Chris Berk, Kana Winery tasting room manager, wears a face mask as he waters plants in front of the business on Wednesday, June 24, 2020 in Yakima, Wash.

When Gov. Jay Inslee announced he will be requiring masks in Yakima County to combat COVID-19, he said it was a legal order, not a suggestion.

County law enforcement officials say they see it as a matter of discretion, however.

The governor’s order takes effect Friday.

“I want to evaluate the law given by the attorney general and the governor. What it is they are proclaiming and what are my duties as Yakima County prosecuting attorney in following the oath I have taken?” said Yakima County Prosecuting Attorney Joe Brusic. “What is the right thing that the people have entrusted me to do?”

But a representative of the state Department of Labor and Industries said the agency can fine businesses that do not comply with the “No masks, no service” order and — if necessary — revoke their licenses.

Inslee announced Saturday that he was preparing a mandatory masking order for Yakima County to defuse what he called an “imminent explosion” of COVID-19 in the county, where the rate of new infections has shown little sign of abating.

On Tuesday, Inslee announced that masks would be required throughout the state to slow the spread of the virus, while Yakima County businesses are required to refuse service to customers who refuse to wear a mask.

The state is leaving it to the discretion of local authorities how to enforce the order with individuals, Inslee spokesman Mike Faulk said.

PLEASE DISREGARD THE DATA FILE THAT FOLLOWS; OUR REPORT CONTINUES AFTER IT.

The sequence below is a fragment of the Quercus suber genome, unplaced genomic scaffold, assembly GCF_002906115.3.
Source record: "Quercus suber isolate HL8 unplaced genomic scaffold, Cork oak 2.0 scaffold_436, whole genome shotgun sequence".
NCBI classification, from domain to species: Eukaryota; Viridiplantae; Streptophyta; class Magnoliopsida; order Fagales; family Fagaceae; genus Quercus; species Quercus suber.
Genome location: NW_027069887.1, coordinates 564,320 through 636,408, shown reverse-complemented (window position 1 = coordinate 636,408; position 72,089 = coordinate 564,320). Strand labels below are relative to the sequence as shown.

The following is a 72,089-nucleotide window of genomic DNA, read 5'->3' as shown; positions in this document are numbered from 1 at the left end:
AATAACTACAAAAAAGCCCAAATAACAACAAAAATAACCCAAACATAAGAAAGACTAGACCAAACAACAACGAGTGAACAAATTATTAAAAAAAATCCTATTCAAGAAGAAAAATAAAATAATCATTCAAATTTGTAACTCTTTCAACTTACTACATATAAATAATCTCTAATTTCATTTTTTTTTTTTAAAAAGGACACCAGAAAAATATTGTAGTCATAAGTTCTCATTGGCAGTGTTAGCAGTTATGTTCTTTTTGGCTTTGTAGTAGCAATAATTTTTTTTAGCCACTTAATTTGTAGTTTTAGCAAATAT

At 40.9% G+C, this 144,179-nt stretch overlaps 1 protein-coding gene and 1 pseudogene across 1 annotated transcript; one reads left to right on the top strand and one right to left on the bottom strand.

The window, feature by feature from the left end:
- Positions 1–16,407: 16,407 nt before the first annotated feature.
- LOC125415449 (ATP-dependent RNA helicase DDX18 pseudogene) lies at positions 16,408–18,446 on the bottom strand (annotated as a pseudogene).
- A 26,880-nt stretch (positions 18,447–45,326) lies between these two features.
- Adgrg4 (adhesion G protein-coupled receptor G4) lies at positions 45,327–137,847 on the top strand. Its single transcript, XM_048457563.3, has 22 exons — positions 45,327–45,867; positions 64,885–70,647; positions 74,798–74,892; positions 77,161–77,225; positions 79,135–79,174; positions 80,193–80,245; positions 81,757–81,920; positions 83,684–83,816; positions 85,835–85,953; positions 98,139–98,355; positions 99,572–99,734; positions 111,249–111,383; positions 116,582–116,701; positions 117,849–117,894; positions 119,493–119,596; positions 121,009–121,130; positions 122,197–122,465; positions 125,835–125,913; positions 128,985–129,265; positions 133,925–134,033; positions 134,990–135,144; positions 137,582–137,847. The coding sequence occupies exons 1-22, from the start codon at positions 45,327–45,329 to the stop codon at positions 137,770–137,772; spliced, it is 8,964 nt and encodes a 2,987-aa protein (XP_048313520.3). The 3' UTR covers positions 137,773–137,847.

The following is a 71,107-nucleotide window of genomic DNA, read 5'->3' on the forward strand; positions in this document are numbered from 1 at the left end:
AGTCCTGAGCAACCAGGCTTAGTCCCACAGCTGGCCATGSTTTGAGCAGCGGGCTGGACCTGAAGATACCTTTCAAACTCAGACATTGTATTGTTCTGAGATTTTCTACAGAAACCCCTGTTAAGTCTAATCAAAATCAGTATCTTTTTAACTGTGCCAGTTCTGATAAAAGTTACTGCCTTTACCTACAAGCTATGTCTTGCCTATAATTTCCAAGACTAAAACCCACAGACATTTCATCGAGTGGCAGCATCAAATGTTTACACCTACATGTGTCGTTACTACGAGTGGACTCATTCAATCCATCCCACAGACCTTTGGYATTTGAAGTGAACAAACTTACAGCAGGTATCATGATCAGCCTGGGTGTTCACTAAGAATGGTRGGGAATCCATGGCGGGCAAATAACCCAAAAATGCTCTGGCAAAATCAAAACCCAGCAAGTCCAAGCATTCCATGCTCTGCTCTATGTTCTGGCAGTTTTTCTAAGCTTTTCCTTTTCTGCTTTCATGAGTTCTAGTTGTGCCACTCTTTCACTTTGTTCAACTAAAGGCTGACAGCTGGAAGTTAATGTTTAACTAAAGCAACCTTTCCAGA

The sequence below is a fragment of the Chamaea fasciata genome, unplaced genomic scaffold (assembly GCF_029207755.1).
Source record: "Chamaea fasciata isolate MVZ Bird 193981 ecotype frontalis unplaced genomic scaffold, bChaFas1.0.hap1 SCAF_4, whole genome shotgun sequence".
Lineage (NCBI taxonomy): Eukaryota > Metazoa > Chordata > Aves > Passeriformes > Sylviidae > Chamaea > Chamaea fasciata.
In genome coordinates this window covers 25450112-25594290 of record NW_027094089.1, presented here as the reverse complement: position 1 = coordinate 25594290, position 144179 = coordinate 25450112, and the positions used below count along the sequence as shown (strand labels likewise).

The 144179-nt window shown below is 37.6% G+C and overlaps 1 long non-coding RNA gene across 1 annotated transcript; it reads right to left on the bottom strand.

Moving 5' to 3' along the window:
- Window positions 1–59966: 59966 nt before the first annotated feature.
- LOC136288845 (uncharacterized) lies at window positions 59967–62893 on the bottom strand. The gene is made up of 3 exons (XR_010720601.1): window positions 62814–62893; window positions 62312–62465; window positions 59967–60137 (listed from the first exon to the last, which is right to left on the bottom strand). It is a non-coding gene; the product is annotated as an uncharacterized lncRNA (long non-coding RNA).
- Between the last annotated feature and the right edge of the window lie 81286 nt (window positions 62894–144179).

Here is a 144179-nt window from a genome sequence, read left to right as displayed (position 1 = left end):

Spokesman Casey Schilperoort said the Yakima County Sheriff’s Office hasn’t seen a proclamation yet or what statutes it cites, and Sheriff Bob Udell is awaiting further legal advice. In the meantime, Schilperoort said the sheriff’s office will continue to pursue public education over enforcement.

Brusic said he has not seen the formal orders and their legal underpinnings.

“If you don’t wear a mask, it could be a potential misdemeanor or a gross misdemeanor,” Brusic said. “Is it going to be at the discretion of the prosecutors? Is it going to be through other methodologies?”

And if it were to be enforceable, Brusic also questioned about whether there were adequate police and prosecutors to pursue those charges while still focusing on more serious crimes.

Plus, they would have to navigate exceptions for people who cannot wear masks for health reasons or a deaf person who relies of lip reading to communicate.

“It’s a complicated case, one we haven’t dealt with before,” Brusic said.

Likewise, Yakima Police Chief Matt Murray said the issue is medical not legal, and that enforcement should fall to the Yakima Health District rather than police agencies. YPD, Murray said, would assist the health district if needed.

Faulk said state agencies will enforce the “No mask, no service” order with businesses.

Linda Adame, a safety and health specialist with L&I, said the department can fine businesses $200 to $10,000 for violations, depending on the situation.

If a business continues to flout the order after L&I explains it and the business has been fined, the state can take harsher steps. Revoking its business license is an option, but that would be a last resort, she said.

L&I will conduct random inspections to ensure masks are being used by customers and employees, as well as acting on complaints from the public, she said.